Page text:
But yes, there isn't anything that revolutionary here. Except for the people of the concrete steppes.

"Savings will exceed investment by 1% each year and we will have the higher inflation equilibrium.'

That was a typo. I actually meant 'Savings will exceed borrowing' which is possible in the model I describe where the CB does monetary policy by lending and taking deposits at whatever rate it is offering.

I think your post sums up quite well the deficiencies of Neo-Fisherianism (which I think is more confusing than insightful). Memo 2 sums it all up.

Okay how about we call them "reverse Fisherians" instead of "neo-Fisherians"? The point being they read the Fisher formula backwards from the way Fisher read it.

So we still for all practical purposes agree, and I'm still having none of even the little, tiny exception you try to allow with your hypothetical scenario in which "reverse Fisherian" theory could just possibly come true.

The scenario you describe is 1) not even remotely plausible, and 2) actually about the effect of raising the inflation target (yes, that does increase inflation expectations), not about the effect of raising policy rates (no, that doesn't).

Here's your scenario reworded:
1) all macro parameters are ideal and stable
2) the central bank for no objective reason decides to raise its inflation target by 100bps.
3) the central bank decides that to keep inflation jumping too far it needs to also raise rates by 200bps (notice you are incorporating the logic that rate hikes are a factor dampening inflation expectations, used here to counter-act step 2)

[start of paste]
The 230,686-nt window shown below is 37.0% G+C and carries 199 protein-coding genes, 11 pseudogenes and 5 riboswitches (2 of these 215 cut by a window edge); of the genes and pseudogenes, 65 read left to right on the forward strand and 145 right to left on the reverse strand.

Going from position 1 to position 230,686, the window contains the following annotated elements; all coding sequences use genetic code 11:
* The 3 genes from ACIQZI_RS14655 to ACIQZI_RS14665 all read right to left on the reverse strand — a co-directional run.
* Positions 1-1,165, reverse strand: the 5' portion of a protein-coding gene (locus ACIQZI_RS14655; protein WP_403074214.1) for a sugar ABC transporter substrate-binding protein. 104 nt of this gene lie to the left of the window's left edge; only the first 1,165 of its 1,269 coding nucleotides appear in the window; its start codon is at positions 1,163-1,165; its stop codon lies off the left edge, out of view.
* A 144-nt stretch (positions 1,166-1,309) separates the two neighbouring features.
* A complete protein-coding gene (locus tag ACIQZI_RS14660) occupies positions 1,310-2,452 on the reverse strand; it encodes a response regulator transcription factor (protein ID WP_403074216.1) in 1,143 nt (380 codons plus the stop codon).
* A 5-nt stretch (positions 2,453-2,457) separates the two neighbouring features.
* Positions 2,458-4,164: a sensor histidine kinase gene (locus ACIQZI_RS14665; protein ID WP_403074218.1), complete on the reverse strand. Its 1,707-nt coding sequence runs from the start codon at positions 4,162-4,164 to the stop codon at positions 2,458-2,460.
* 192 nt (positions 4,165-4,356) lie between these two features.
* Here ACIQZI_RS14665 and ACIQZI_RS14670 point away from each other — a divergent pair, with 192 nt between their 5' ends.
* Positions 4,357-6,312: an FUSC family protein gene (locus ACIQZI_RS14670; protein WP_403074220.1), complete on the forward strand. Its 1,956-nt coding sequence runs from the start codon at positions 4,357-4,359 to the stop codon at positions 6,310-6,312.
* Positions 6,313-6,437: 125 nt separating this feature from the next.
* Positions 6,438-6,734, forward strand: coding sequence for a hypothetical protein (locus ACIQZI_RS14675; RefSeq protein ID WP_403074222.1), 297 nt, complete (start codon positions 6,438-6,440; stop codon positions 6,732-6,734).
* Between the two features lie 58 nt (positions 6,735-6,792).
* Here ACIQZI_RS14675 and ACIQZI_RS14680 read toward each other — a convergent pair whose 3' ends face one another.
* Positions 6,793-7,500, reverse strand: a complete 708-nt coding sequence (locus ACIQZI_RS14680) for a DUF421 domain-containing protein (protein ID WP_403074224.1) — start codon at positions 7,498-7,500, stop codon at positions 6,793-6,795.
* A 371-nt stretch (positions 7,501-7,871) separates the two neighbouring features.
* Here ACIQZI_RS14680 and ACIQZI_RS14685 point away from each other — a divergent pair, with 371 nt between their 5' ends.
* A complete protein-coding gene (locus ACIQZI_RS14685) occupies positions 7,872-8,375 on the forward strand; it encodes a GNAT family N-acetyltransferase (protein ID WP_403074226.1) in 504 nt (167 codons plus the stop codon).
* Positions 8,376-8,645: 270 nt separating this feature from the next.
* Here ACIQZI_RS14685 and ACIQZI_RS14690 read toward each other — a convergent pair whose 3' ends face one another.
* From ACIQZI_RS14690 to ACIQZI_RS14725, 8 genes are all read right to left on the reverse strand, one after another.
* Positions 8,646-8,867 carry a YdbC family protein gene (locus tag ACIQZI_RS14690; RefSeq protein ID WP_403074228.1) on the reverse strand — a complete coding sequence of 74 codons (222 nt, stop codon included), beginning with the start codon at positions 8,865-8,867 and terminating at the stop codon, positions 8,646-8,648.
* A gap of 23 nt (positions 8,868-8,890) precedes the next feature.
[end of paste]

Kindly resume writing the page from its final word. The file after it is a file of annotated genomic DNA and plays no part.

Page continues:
4) the central bank announces only the latter while keeping its intention to increase the inflation target secret.

The reaction would be a political and business community backlash seeking to force into retirement a central bank policy committee majority that has somehow suddenly all gone koo koo for cocoa puffs.

I get human signaling is different from mechanical transfer. Even though these days we actually have computers reading the policy announcements and moving the prices of assets that are sensitive to inflation instantaneously according to a pre-written program (which takes into account what the central bank was expected to do). Humans will ultimately decide how the market responds. And sometimes a central bank move is somewhat surprising and not explained and the market second-guesses to some extent. But markets care more about the policy than they do about the why of it. They usually respect central bankers' analyses but don't ascribe to them extraordinary knowledge or insight.

Just to clarify a little, what I'm saying is that when a central bank makes a surprise move, there is a contest between two opposing effects:

A) People think: maybe the central bankers see something we're missing. If it's an unexpected tightening, this pushes expectations hotter.